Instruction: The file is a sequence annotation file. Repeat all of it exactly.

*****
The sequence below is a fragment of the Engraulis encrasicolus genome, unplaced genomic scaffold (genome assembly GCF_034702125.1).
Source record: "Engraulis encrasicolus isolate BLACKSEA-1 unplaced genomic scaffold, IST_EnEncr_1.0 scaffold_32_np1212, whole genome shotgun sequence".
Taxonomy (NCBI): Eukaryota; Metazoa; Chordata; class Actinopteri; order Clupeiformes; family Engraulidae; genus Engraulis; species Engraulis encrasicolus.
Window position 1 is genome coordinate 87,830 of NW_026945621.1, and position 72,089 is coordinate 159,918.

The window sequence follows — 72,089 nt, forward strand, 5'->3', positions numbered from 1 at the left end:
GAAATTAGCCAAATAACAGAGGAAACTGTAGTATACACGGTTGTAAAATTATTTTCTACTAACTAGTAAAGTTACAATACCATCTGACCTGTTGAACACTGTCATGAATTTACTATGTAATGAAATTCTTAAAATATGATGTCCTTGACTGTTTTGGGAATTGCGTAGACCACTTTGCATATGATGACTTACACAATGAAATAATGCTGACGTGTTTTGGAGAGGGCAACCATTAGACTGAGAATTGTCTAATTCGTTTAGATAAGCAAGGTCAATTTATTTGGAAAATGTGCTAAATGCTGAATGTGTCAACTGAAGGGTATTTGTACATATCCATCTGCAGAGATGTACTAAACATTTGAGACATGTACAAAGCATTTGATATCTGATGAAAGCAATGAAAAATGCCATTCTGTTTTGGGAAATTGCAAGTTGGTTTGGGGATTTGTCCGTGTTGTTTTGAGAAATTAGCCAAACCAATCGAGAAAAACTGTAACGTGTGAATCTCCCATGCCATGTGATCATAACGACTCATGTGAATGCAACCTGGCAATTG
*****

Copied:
The sequence below is a fragment of the Engraulis encrasicolus genome, unplaced genomic scaffold (genome assembly GCF_034702125.1).
Source record: "Engraulis encrasicolus isolate BLACKSEA-1 unplaced genomic scaffold, IST_EnEncr_1.0 scaffold_32_np1212, whole genome shotgun sequence".
Taxonomy (NCBI): Eukaryota; Metazoa; Chordata; class Actinopteri; order Clupeiformes; family Engraulidae; genus Engraulis; species Engraulis encrasicolus.
Window position 1 is genome coordinate 87,830 of NW_026945621.1, and position 72,089 is coordinate 159,918.

The window sequence follows — 72,089 nt, forward strand, 5'->3', positions numbered from 1 at the left end:
GAAATTAGCCAAATAACAGAGGAAACTGTAGTATACACGGTTGTAAAATTATTTTCTACTAACTAGTAAAGTTACAATACCATCTGACCTGTTGAACACTGTCATGAATTTACTATGTAATGAAATTCTTAAAATATGATGTCCTTGACTGTTTTGGGAATTGCGTAGACCACTTTGCATATGATGACTTACACAATGAAATAATGCTGACGTGTTTTGGAGAGGGCAACCATTAGACTGAGAATTGTCTAATTCGTTTAGATAAGCAAGGTCAATTTATTTGGAAAATGTGCTAAATGCTGAATGTGTCAACTGAAGGGTATTTGTACATATCCATCTGCAGAGATGTACTAAACATTTGAGACATGTACAAAGCATTTGATATCTGATGAAAGCAATGAAAAATGCCATTCTGTTTTGGGAAATTGCAAGTTGGTTTGGGGATTTGTCCGTGTTGTTTTGAGAAATTAGCCAAACCAATCGAGAAAAACTGTAACGTGTGAATCTCCCATGCCATGTGATCATAACGACTCATGTGAATGCAACCTGGCAATTG